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PLoS One. 2020 Jan 29;15(1):e0228288. doi: 10.1371/journal.pone.0228288. eCollection 2020.

Cost-effectiveness of pembrolizumab for advanced non-small cell lung cancer patients with varying comorbidity burden.

Author information

Institute for Technology Assessment, Massachusetts General Hospital, Boston, MA, United States of America.
Division of General Internal Medicine, Icahn School of Medicine at Mount Sinai, New York, NY, United States of America.
Division of Pulmonary and Critical Care Medicine, Icahn School of Medicine at Mount Sinai, New York, NY, United States of America.
Harvard Medical School, Boston, MA, United States of America.



While previous cost-effectiveness studies on pembrolizumab in stage IV non-small cell lung cancer (NSCLC) have found these regimens to be cost-effective, their reliance on randomized controlled trial (RCT) data with strict inclusion criteria limits generalizability to patients with comorbidities. We estimated the cost-effectiveness of first-line pembrolizumab for patients with various comorbidities.


In our base case analysis, we studied pembrolizumab plus chemotherapy (pembrolizumab combination therapy) versus chemotherapy alone. In a secondary analysis, we considered only patients with PD-L1 expression of at least 50% (PD-L1-high) and evaluated pembrolizumab monotherapy, pembrolizumab combination therapy, and chemotherapy alone. Microsimulation models were developed for the base case and the PD-L1-high analyses. To estimate outcomes of patients with differing comorbidities, we combined survival data from patients with few or no comorbidities from the RCTs with estimates from the general population obtained from the Surveillance, Epidemiology, and End Results (SEER)-Medicare database. Comorbidity burden level was divided into three groups based on the Charlson score (equal to 0, 1, or 2+); patients with various other specific comorbidities were also analyzed. Incremental cost-effectiveness ratios (ICER) were compared to a willingness-to-pay (WTP) threshold of $100,000/quality-adjusted life-year (QALY).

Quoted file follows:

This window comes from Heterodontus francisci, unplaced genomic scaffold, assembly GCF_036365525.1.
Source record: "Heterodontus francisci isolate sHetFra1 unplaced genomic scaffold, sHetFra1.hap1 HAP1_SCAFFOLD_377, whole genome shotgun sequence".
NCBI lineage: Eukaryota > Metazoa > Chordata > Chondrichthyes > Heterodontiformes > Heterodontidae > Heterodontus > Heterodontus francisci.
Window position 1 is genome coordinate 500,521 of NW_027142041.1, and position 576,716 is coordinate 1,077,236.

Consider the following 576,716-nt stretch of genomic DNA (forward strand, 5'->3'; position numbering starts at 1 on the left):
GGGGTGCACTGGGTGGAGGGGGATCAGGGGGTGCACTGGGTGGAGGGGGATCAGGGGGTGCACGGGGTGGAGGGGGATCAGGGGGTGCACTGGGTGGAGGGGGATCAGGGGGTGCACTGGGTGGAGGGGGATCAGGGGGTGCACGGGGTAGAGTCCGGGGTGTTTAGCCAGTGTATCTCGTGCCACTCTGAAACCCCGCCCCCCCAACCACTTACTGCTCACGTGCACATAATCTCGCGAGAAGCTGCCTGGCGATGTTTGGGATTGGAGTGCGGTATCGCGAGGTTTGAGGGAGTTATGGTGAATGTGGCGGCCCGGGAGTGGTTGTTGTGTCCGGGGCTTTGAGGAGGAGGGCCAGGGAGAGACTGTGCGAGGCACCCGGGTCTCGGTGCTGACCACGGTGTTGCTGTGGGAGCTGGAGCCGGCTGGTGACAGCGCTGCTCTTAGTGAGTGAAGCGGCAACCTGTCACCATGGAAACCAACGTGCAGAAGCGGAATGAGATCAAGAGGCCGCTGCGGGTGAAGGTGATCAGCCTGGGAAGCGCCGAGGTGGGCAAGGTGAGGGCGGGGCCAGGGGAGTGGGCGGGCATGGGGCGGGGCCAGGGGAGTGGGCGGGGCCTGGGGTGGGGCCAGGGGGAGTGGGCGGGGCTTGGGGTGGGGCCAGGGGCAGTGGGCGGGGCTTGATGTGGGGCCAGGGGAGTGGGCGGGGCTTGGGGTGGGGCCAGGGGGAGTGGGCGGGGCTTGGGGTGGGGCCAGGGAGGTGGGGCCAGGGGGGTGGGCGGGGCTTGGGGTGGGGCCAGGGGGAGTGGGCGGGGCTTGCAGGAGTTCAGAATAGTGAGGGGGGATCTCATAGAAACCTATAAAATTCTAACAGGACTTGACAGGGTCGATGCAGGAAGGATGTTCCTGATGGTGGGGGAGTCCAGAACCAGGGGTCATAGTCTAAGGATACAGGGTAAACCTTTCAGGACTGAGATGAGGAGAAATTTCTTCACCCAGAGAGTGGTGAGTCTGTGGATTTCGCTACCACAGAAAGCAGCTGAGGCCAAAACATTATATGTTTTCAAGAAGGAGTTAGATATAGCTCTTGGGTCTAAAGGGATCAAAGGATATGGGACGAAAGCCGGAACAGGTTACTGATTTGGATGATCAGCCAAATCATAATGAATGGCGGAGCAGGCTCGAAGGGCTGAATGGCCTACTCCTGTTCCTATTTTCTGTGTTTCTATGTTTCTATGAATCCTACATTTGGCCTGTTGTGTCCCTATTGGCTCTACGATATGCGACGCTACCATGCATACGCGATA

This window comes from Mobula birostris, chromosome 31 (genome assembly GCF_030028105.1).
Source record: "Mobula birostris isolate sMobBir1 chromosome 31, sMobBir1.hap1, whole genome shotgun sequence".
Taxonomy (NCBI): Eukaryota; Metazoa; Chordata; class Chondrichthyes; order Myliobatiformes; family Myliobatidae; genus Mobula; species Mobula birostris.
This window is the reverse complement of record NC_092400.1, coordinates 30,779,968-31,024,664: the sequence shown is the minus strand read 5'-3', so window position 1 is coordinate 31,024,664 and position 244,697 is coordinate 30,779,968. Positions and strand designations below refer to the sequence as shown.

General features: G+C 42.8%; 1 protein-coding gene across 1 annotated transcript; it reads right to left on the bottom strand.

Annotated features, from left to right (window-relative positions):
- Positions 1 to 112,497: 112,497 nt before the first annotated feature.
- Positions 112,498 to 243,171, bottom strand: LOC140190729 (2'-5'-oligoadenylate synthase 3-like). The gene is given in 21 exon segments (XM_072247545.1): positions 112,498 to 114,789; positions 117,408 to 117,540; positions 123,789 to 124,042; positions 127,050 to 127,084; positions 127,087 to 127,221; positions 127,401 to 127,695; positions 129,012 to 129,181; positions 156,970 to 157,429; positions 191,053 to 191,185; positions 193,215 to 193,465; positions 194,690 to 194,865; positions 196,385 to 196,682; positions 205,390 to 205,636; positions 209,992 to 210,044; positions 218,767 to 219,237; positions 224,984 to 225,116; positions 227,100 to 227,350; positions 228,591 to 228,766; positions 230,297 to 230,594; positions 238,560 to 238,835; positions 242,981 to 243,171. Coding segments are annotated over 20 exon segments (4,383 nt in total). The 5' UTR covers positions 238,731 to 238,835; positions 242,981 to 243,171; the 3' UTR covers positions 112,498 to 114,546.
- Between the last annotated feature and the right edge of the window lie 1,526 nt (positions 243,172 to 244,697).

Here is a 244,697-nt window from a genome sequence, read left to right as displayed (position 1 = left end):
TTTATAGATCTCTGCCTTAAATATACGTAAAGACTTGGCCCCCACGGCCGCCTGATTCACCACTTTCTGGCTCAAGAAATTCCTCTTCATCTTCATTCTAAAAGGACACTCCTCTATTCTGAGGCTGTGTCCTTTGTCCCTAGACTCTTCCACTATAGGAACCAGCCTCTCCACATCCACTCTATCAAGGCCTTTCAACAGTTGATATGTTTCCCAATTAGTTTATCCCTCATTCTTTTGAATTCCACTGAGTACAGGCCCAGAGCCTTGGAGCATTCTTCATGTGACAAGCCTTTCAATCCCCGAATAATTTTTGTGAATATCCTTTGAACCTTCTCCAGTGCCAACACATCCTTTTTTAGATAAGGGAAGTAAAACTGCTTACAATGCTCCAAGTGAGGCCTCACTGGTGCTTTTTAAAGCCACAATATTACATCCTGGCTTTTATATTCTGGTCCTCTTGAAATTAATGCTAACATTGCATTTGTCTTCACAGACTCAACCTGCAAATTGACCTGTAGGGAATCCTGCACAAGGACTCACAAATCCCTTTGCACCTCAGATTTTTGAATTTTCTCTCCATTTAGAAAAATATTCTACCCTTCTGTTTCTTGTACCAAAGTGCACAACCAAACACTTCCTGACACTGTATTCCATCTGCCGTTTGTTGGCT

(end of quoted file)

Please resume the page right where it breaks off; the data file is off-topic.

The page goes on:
In the Charlson 0, Charlson 1, and Charlson 2+ patient populations, estimated ICERs for pembrolizumab combination therapy in the base case model were $173,919/QALY, $175,165/QALY, and $181,777/QALY, respectively, compared to chemotherapy. In the PD-L1-high model, the Charlson 0, Charlson 1, and Charlson 2+ patients had ICERs of $147,406/QALY, $149,026/QALY, and $154,521/QALY with pembrolizumab combination therapy versus chemotherapy. Pembrolizumab monotherapy was weakly dominated for each comorbidity group in the PD-L1-high model.


For patients with stage IV NSCLC and varying comorbidity burden, first-line treatment with pembrolizumab does not represent a cost-effective strategy compared to chemotherapy. Resources should be focused on collecting immunotherapy survival data for more representative NSCLC patient populations.

Conflict of interest statement

Dr. Wisnivesky is a member of the research board of EHE International and has received consulting honorarium from Quintiles, Merck, and AstraZeneca and research grants from Sanofi and Quorum. All other authors declare no conflicts of interest. This does not alter our adherence to PLOS ONE policies on sharing data and materials.

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